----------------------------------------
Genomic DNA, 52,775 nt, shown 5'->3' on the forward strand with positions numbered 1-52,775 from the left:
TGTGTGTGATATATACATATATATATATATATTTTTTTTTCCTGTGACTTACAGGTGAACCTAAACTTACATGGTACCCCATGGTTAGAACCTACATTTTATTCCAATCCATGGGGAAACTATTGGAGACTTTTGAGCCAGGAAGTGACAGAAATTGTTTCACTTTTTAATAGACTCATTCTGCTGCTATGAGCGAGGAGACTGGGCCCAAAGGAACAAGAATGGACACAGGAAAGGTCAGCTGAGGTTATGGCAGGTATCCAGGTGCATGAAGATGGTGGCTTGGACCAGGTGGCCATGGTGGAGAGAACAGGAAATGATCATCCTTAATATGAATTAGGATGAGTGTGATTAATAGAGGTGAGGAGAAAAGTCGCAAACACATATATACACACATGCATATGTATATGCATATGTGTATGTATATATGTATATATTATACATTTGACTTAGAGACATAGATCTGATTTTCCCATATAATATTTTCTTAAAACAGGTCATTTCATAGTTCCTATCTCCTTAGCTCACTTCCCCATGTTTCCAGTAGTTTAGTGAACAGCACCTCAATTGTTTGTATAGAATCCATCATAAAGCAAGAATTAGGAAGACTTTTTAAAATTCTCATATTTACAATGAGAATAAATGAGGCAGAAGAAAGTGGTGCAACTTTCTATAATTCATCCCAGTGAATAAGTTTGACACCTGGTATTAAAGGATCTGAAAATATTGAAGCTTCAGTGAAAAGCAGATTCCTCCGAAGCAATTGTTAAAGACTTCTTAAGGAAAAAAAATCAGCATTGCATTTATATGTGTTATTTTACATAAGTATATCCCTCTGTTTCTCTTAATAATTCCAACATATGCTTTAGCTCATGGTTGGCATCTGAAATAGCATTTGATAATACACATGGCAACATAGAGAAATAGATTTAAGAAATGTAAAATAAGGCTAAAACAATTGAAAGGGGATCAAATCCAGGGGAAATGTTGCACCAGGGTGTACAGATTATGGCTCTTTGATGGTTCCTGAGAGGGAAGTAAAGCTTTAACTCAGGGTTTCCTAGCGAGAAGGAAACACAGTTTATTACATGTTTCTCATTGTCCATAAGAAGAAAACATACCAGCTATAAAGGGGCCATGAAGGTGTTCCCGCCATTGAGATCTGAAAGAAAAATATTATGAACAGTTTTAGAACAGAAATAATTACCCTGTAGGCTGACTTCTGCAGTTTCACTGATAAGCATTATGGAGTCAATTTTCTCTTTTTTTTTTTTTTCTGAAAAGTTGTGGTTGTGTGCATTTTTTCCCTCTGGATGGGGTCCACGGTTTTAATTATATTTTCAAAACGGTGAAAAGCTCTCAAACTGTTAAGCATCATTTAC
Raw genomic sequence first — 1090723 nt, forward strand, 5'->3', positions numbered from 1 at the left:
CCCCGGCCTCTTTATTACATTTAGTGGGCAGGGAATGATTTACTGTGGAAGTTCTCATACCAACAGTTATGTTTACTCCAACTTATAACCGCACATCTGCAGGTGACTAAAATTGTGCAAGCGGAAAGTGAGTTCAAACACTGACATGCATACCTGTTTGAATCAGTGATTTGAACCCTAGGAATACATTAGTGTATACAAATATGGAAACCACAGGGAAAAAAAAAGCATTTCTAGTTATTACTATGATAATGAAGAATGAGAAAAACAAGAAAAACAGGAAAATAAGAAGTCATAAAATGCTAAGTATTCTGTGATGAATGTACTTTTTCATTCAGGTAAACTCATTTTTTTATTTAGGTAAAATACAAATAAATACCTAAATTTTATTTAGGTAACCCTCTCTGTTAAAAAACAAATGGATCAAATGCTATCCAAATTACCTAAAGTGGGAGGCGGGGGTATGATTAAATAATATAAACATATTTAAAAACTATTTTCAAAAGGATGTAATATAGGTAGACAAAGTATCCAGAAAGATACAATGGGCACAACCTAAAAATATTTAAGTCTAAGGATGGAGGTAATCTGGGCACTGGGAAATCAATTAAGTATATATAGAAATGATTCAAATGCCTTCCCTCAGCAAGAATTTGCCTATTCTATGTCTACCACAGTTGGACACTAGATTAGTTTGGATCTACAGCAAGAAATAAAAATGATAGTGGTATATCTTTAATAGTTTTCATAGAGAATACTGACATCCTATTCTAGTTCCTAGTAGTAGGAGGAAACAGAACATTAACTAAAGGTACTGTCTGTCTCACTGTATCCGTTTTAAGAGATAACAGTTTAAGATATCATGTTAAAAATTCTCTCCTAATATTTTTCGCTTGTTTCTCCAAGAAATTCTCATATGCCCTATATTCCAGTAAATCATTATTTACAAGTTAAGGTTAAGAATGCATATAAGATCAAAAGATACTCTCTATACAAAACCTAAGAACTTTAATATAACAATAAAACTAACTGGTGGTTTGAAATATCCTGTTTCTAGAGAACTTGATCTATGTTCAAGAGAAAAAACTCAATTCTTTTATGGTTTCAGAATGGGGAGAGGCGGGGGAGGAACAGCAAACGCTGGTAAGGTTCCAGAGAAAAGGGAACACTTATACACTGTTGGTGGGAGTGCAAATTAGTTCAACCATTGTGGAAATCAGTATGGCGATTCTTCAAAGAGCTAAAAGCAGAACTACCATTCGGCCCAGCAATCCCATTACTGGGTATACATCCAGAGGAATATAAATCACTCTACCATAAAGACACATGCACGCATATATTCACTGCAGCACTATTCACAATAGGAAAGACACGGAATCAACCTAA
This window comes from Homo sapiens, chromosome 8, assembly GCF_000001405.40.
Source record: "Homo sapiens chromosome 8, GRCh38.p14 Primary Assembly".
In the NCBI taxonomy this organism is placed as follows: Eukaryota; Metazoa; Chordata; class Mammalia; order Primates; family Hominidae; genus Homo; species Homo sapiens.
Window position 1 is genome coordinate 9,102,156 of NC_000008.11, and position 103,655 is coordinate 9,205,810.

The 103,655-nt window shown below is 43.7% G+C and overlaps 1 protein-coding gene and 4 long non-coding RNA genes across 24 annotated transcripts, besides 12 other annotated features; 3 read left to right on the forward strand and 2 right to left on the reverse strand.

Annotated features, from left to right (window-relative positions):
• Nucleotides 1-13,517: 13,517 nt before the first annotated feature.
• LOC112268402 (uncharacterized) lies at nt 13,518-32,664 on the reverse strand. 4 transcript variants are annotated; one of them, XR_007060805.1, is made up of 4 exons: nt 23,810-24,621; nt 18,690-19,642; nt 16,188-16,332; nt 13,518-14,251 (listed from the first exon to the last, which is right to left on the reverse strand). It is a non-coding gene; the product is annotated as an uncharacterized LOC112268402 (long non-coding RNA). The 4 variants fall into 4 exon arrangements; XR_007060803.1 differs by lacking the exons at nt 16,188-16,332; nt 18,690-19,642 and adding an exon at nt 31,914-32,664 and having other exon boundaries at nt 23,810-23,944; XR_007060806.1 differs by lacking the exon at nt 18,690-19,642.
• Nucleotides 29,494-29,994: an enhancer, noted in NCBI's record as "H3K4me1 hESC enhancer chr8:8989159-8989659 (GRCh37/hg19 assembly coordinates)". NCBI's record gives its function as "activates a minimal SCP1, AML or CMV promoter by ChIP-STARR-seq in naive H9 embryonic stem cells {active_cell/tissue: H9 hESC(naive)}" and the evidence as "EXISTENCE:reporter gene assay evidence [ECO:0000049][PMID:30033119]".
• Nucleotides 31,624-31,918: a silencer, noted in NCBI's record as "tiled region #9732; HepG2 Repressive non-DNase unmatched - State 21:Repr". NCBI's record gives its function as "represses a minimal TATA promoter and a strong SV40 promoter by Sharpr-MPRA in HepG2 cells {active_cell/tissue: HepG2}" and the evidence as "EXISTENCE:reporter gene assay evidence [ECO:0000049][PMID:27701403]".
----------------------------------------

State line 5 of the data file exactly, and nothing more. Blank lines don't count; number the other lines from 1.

This window comes from Homo sapiens, chromosome 8, assembly GCF_000001405.40.